We are supposed to believe that obstetricians (with 8 years of higher education, extensive study of science and statistics, and four additional years of hands on experience caring for pregnant women), the people who actually DO the research that represents the corpus of scientific evidence, are ignoring their own findings while NCB advocates (generally high school graduates with no background in college science or statistics, let alone advanced study of these subjects, and limited experience of caring for pregnant women), the people who NEVER do scientific research, are assiduously scouring the scientific literature, reading the main obstetric journals each month, and changing their practice based on the latest scientific evidence.
Extraordinary claims require extraordinary evidence. To my mind, that should include, at a minimum, 10 solid examples of current obstetric recommendations, central to the practice of obstetrics, that ignore current scientific evidence.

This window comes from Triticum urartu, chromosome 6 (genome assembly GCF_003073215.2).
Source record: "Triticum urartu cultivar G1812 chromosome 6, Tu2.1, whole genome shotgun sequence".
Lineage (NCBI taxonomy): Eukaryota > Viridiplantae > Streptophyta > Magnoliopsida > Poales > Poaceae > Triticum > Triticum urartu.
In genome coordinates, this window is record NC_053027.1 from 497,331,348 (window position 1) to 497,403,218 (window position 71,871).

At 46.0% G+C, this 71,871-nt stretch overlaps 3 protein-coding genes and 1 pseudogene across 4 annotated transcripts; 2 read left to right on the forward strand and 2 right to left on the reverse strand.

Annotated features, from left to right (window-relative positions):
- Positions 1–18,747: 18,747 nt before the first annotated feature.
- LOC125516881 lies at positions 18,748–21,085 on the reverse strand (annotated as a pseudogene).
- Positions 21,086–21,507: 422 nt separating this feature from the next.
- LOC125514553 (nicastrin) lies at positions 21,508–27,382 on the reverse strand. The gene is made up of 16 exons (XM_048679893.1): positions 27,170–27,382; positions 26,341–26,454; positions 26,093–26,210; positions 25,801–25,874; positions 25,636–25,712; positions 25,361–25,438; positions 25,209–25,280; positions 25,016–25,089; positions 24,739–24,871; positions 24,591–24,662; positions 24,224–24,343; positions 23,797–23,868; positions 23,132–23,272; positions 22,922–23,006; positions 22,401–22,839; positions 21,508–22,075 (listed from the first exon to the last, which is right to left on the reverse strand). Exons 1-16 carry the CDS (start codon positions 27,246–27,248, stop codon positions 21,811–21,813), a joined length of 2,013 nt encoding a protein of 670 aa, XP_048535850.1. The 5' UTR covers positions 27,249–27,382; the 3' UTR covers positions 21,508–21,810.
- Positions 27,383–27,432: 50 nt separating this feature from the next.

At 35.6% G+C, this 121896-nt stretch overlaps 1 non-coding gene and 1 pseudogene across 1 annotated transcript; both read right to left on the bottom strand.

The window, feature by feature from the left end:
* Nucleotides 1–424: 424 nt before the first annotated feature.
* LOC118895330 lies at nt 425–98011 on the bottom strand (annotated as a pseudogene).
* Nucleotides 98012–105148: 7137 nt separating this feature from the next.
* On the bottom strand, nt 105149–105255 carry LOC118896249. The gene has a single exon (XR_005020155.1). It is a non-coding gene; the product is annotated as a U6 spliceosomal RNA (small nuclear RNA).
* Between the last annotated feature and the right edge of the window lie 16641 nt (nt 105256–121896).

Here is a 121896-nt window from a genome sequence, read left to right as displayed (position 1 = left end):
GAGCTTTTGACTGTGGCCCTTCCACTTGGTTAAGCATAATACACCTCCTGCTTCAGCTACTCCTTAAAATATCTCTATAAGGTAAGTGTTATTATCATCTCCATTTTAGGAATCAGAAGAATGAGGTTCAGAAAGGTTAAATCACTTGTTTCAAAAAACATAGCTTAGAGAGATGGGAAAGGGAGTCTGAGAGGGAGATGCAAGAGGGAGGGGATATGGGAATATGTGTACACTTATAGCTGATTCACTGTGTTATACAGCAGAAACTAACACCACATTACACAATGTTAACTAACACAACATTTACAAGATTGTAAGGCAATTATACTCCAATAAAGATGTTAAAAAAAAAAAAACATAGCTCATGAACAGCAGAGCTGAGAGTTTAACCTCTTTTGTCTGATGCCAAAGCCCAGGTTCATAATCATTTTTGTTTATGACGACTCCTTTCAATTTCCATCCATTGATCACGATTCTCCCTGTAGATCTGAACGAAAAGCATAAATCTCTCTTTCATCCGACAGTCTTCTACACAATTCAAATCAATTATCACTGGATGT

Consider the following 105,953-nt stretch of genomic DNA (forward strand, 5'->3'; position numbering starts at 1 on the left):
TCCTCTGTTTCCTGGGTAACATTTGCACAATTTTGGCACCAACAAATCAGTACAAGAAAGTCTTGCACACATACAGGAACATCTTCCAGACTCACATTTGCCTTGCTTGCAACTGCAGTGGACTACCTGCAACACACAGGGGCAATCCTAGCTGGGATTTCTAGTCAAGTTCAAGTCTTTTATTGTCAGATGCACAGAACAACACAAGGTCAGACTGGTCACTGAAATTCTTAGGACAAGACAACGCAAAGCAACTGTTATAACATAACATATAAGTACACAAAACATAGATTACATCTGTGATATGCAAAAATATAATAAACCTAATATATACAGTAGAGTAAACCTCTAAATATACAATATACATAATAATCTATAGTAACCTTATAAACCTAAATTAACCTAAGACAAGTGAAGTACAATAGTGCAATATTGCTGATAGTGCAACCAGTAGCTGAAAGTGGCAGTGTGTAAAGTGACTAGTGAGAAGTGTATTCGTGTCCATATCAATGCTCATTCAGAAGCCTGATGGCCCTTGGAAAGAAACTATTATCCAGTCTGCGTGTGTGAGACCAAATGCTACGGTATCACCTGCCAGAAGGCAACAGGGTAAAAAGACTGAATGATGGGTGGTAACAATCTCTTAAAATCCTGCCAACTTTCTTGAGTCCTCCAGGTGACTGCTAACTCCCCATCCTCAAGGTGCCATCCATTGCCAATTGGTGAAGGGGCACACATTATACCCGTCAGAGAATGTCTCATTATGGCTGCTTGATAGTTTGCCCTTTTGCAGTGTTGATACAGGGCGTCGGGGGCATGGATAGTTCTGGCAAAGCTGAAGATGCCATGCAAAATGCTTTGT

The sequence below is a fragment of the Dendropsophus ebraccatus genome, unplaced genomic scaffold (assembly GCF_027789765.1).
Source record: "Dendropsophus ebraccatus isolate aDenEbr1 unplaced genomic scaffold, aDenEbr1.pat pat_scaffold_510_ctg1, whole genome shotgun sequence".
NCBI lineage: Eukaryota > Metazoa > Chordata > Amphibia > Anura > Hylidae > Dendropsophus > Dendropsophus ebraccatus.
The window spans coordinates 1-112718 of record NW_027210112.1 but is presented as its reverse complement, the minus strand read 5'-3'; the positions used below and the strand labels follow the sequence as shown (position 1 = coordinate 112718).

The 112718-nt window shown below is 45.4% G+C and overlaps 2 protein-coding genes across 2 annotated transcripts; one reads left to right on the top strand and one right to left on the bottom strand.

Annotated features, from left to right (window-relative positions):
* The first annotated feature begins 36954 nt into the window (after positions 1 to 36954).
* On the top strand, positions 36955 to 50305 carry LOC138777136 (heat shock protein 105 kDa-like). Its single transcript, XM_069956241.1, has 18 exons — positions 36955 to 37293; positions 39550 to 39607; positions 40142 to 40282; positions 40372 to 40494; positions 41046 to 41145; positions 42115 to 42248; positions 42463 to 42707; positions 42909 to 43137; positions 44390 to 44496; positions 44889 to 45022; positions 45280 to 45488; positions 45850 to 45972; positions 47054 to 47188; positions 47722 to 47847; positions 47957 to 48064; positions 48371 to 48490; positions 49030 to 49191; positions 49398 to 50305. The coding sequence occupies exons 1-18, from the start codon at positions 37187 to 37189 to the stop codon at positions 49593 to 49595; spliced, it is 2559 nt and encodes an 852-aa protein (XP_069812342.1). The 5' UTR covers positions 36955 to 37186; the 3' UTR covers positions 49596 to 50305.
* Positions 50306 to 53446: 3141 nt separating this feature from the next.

Let see what Dekker offers in her post.
1. A definition of evidence based medicine: so far so good.
2. Praise for the Cochrane Reviews: Dekker immediately goes right off the rails. She apparently doesn’t realize that the Cochrane Childbirth Reviews are riddled with statistical errors. She apparently doesn’t realize that the Cochrane reviews are all systematic reviews, a form of scientific evidence particularly subject to bias
- There are numerous ways in which bias can be introduced in reviews and meta-analyses of controlled clinical trials.
- If the methodological quality of trials is inadequate then the findings of reviews of this material may also be compromised.
- Publication bias can distort findings because trials with statistically significant results are more likely to get published, and more likely to be published without delay, than trials without significant results…
- Criteria for inclusion of studies into a review may be influenced by knowledge of the results of the set of potential studies…